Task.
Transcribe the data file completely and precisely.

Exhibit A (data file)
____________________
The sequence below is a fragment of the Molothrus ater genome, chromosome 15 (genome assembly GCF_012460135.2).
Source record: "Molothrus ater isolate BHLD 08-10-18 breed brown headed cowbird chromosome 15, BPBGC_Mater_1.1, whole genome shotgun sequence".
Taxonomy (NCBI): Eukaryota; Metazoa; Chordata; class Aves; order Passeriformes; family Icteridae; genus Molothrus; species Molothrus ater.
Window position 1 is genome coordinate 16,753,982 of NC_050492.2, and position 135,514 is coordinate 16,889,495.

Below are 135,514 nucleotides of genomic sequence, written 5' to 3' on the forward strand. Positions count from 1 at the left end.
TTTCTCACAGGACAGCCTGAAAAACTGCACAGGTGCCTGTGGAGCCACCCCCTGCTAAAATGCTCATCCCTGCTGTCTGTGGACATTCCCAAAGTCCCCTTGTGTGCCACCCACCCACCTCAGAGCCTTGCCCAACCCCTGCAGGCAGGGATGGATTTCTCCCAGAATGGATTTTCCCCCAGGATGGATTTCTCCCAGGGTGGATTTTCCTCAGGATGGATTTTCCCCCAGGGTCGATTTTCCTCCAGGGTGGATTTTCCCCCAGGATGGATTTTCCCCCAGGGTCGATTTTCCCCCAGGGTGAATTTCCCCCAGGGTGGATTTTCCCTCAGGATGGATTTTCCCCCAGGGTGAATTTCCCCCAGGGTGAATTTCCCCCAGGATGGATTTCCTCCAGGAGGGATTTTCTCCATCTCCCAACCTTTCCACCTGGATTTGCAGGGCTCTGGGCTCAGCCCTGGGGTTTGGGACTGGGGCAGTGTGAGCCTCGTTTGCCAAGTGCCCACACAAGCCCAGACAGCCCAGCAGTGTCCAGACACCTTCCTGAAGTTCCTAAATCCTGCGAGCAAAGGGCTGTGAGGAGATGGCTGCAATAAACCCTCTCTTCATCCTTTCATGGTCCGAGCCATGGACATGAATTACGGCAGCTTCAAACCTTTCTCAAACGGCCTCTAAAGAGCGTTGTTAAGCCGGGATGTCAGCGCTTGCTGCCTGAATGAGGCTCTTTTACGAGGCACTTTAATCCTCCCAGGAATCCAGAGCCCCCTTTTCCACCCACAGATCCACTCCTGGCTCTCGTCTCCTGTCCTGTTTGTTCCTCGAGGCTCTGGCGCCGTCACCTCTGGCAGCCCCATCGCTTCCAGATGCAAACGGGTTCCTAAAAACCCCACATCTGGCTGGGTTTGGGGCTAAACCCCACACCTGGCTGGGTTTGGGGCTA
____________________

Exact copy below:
The sequence below is a fragment of the Molothrus ater genome, chromosome 15 (genome assembly GCF_012460135.2).
Source record: "Molothrus ater isolate BHLD 08-10-18 breed brown headed cowbird chromosome 15, BPBGC_Mater_1.1, whole genome shotgun sequence".
Taxonomy (NCBI): Eukaryota; Metazoa; Chordata; class Aves; order Passeriformes; family Icteridae; genus Molothrus; species Molothrus ater.
Window position 1 is genome coordinate 16,753,982 of NC_050492.2, and position 135,514 is coordinate 16,889,495.

Below are 135,514 nucleotides of genomic sequence, written 5' to 3' on the forward strand. Positions count from 1 at the left end.
TTTCTCACAGGACAGCCTGAAAAACTGCACAGGTGCCTGTGGAGCCACCCCCTGCTAAAATGCTCATCCCTGCTGTCTGTGGACATTCCCAAAGTCCCCTTGTGTGCCACCCACCCACCTCAGAGCCTTGCCCAACCCCTGCAGGCAGGGATGGATTTCTCCCAGAATGGATTTTCCCCCAGGATGGATTTCTCCCAGGGTGGATTTTCCTCAGGATGGATTTTCCCCCAGGGTCGATTTTCCTCCAGGGTGGATTTTCCCCCAGGATGGATTTTCCCCCAGGGTCGATTTTCCCCCAGGGTGAATTTCCCCCAGGGTGGATTTTCCCTCAGGATGGATTTTCCCCCAGGGTGAATTTCCCCCAGGGTGAATTTCCCCCAGGATGGATTTCCTCCAGGAGGGATTTTCTCCATCTCCCAACCTTTCCACCTGGATTTGCAGGGCTCTGGGCTCAGCCCTGGGGTTTGGGACTGGGGCAGTGTGAGCCTCGTTTGCCAAGTGCCCACACAAGCCCAGACAGCCCAGCAGTGTCCAGACACCTTCCTGAAGTTCCTAAATCCTGCGAGCAAAGGGCTGTGAGGAGATGGCTGCAATAAACCCTCTCTTCATCCTTTCATGGTCCGAGCCATGGACATGAATTACGGCAGCTTCAAACCTTTCTCAAACGGCCTCTAAAGAGCGTTGTTAAGCCGGGATGTCAGCGCTTGCTGCCTGAATGAGGCTCTTTTACGAGGCACTTTAATCCTCCCAGGAATCCAGAGCCCCCTTTTCCACCCACAGATCCACTCCTGGCTCTCGTCTCCTGTCCTGTTTGTTCCTCGAGGCTCTGGCGCCGTCACCTCTGGCAGCCCCATCGCTTCCAGATGCAAACGGGTTCCTAAAAACCCCACATCTGGCTGGGTTTGGGGCTAAACCCCACACCTGGCTGGGTTTGGGGCTA